Can employers keep caregivers from exiting the workforce?
In this guest article, Petra Tagg, Director of Enterprise at ManpowerGroup, explores whether employers can keep caregivers from leaving the workforce.
The global talent shortage is at its highest for 16 years. Since the pandemic, the talent market has been going through a real shift and we’ve seen many people leaving full-time employment altogether.
Workers want more flexibility and a better work-life balance. Whether that’s for childcare, for their own health, to care for relatives, or even to take on training or volunteering opportunities. Modern workers expect their employers to be more inclusive, driving open and honest cultures where all groups can work together and flourish. But for that to happen, they are having to adapt their thinking and make changes to their recruitment processes.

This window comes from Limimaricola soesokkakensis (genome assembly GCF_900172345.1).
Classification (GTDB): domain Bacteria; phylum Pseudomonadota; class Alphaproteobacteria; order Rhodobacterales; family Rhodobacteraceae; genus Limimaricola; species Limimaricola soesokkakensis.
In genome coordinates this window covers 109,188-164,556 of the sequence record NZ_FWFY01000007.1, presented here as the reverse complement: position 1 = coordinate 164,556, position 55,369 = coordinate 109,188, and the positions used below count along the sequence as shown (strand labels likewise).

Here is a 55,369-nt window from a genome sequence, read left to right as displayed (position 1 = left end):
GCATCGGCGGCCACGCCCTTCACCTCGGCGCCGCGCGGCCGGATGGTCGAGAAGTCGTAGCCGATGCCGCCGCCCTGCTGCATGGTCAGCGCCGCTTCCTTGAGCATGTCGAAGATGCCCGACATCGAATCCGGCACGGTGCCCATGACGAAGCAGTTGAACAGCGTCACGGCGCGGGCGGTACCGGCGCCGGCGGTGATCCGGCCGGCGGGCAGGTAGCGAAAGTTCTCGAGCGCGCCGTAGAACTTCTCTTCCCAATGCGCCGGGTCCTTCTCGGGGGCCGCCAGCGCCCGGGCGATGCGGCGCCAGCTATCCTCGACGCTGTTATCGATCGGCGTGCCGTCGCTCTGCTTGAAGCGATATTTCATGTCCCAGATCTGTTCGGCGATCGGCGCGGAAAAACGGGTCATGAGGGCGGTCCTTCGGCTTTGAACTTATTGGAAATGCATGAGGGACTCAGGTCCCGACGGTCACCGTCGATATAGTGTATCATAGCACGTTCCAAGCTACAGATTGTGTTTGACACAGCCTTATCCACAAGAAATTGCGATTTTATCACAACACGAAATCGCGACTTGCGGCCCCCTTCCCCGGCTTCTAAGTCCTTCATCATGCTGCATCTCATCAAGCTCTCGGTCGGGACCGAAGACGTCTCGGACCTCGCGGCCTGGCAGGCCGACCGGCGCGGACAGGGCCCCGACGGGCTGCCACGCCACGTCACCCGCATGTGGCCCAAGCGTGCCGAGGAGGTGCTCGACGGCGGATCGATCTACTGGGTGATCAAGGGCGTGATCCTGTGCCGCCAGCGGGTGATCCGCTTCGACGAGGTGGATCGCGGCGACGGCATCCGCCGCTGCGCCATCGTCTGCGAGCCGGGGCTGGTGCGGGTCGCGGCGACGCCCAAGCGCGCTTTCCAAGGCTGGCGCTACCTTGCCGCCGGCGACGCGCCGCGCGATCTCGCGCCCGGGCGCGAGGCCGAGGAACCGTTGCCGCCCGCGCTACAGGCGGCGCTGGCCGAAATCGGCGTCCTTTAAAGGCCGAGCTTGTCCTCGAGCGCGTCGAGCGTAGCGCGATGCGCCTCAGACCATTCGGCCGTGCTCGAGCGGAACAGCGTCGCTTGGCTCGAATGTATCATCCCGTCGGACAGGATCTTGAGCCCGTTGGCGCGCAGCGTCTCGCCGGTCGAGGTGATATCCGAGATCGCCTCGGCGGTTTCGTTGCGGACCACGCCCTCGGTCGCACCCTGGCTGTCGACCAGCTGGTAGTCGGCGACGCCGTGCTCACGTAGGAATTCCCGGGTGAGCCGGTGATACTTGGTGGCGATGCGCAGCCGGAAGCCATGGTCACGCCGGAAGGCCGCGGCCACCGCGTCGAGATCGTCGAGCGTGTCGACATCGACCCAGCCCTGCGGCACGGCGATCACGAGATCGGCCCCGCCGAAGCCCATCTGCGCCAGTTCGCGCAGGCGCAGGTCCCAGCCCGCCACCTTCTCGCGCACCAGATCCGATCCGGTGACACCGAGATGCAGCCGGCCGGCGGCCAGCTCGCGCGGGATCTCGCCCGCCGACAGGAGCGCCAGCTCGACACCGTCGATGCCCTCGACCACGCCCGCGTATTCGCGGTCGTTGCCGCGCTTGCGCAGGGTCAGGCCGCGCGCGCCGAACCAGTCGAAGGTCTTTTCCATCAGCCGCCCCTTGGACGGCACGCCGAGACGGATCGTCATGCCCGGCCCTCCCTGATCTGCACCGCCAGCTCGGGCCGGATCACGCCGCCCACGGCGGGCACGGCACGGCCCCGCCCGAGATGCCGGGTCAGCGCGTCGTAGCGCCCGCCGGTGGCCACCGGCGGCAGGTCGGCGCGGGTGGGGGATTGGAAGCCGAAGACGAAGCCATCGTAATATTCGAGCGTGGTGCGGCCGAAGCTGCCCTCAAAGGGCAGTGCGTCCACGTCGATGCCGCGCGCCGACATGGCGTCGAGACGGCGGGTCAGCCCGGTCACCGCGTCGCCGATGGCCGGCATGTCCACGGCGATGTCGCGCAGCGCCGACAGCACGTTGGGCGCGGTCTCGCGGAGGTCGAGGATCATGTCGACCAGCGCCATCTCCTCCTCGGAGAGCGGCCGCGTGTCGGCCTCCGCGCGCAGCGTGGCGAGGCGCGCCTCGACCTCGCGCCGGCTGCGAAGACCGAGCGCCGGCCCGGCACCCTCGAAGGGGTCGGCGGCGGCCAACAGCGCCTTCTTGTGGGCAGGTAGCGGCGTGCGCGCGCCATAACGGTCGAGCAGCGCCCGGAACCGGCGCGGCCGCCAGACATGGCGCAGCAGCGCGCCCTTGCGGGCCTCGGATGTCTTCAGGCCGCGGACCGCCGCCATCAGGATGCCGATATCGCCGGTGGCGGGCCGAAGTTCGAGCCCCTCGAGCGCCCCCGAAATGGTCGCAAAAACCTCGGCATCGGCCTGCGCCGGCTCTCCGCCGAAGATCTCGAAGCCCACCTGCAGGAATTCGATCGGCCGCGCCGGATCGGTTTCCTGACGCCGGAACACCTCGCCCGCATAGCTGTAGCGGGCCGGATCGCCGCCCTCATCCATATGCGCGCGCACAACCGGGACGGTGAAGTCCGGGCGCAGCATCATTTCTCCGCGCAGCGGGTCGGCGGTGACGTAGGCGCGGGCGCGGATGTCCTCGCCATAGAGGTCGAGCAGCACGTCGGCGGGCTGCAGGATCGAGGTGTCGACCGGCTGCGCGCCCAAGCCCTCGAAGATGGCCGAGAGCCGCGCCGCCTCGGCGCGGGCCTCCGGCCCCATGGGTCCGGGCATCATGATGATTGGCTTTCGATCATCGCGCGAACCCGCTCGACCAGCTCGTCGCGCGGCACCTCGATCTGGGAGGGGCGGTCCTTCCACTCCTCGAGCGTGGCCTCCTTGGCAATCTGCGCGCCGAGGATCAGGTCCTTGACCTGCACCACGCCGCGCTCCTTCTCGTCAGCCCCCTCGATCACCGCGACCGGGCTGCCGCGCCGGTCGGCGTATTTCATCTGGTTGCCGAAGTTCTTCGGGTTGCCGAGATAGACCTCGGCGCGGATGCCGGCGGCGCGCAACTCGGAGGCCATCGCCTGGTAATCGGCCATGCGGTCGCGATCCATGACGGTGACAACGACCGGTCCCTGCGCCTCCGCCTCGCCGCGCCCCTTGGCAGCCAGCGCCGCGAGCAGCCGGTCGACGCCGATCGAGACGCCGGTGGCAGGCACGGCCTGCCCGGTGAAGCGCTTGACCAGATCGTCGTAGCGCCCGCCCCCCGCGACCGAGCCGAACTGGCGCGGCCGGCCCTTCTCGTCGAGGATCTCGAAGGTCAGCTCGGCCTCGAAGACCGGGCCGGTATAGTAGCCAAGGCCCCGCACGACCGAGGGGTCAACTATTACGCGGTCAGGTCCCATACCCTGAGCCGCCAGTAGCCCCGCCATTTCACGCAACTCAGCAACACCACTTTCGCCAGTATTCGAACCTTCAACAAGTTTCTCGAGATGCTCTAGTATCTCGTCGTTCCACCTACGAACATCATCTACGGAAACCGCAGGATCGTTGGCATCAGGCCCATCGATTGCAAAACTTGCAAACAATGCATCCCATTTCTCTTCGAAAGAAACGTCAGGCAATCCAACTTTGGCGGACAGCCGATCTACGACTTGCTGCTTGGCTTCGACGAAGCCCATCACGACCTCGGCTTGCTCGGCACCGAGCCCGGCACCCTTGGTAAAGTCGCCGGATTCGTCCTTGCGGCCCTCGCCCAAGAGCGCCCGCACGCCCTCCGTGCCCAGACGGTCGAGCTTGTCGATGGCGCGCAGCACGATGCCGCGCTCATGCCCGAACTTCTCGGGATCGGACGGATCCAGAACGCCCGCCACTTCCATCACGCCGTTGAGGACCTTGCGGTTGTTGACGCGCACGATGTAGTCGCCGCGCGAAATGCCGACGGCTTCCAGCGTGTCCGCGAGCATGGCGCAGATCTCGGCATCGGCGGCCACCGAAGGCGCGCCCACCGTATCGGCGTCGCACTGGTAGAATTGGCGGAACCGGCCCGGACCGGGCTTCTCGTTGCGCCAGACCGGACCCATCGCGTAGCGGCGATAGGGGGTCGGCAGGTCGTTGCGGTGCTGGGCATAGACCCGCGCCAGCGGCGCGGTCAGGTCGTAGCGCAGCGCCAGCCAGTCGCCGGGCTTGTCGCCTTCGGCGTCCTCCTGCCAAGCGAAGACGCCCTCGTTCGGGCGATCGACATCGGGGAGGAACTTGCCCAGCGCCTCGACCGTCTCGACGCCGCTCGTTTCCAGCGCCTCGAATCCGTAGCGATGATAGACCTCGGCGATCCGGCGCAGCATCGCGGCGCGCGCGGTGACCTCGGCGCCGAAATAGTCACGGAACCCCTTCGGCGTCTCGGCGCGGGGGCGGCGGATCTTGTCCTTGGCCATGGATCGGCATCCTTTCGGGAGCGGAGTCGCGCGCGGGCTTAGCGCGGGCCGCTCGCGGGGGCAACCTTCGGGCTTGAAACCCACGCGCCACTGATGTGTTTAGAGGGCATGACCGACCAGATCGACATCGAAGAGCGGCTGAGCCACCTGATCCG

A recent survey of workers conducted by ManpowerGroup highlights that 45% of workers have caregiving responsibilities that could affect their ability to work full-time. This highlights the significant risk of employee attrition as a result of the pressure of caring on top of a career. The growing responsibility for individuals to provide care for parents and elderly relatives, partners, or children, can also put them under the radar for future employment opportunities.
The competitive job market has historically demonstrated caregiving bias towards women. This bias can impact the confidence of women and other job seekers who require flexibility from their workplace. Employers must take necessary steps to address these concerns and show values that align with different lifestyles.